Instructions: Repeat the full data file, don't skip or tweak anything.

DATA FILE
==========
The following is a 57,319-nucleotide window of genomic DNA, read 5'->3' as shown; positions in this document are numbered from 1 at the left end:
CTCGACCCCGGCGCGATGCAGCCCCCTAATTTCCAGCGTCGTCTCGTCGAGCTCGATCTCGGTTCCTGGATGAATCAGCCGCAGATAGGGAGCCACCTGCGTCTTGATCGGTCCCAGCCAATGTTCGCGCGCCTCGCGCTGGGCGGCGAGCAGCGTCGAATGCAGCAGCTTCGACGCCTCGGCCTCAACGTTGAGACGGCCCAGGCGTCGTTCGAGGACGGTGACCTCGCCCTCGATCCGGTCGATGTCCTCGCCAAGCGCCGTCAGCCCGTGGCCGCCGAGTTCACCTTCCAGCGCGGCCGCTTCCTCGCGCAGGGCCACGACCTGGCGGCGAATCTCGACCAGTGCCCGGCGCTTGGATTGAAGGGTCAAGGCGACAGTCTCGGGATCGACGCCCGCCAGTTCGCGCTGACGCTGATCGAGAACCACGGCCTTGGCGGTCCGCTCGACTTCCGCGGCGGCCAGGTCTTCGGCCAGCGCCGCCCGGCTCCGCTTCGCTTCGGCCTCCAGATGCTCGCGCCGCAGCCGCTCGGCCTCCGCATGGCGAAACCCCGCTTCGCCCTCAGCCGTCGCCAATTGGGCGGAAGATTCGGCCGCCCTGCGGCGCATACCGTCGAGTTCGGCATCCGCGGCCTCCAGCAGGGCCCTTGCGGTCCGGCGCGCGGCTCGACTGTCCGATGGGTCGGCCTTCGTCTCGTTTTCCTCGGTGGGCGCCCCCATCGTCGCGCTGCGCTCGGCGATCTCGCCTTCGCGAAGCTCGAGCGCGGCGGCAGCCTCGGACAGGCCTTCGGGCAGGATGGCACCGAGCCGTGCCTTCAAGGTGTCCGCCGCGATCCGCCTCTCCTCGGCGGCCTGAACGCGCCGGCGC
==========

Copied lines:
The following is a 57,319-nucleotide window of genomic DNA, read 5'->3' as shown; positions in this document are numbered from 1 at the left end:
CTCGACCCCGGCGCGATGCAGCCCCCTAATTTCCAGCGTCGTCTCGTCGAGCTCGATCTCGGTTCCTGGATGAATCAGCCGCAGATAGGGAGCCACCTGCGTCTTGATCGGTCCCAGCCAATGTTCGCGCGCCTCGCGCTGGGCGGCGAGCAGCGTCGAATGCAGCAGCTTCGACGCCTCGGCCTCAACGTTGAGACGGCCCAGGCGTCGTTCGAGGACGGTGACCTCGCCCTCGATCCGGTCGATGTCCTCGCCAAGCGCCGTCAGCCCGTGGCCGCCGAGTTCACCTTCCAGCGCGGCCGCTTCCTCGCGCAGGGCCACGACCTGGCGGCGAATCTCGACCAGTGCCCGGCGCTTGGATTGAAGGGTCAAGGCGACAGTCTCGGGATCGACGCCCGCCAGTTCGCGCTGACGCTGATCGAGAACCACGGCCTTGGCGGTCCGCTCGACTTCCGCGGCGGCCAGGTCTTCGGCCAGCGCCGCCCGGCTCCGCTTCGCTTCGGCCTCCAGATGCTCGCGCCGCAGCCGCTCGGCCTCCGCATGGCGAAACCCCGCTTCGCCCTCAGCCGTCGCCAATTGGGCGGAAGATTCGGCCGCCCTGCGGCGCATACCGTCGAGTTCGGCATCCGCGGCCTCCAGCAGGGCCCTTGCGGTCCGGCGCGCGGCTCGACTGTCCGATGGGTCGGCCTTCGTCTCGTTTTCCTCGGTGGGCGCCCCCATCGTCGCGCTGCGCTCGGCGATCTCGCCTTCGCGAAGCTCGAGCGCGGCGGCAGCCTCGGACAGGCCTTCGGGCAGGATGGCACCGAGCCGTGCCTTCAAGGTGTCCGCCGCGATCCGCCTCTCCTCGGCGGCCTGAACGCGCCGGCGC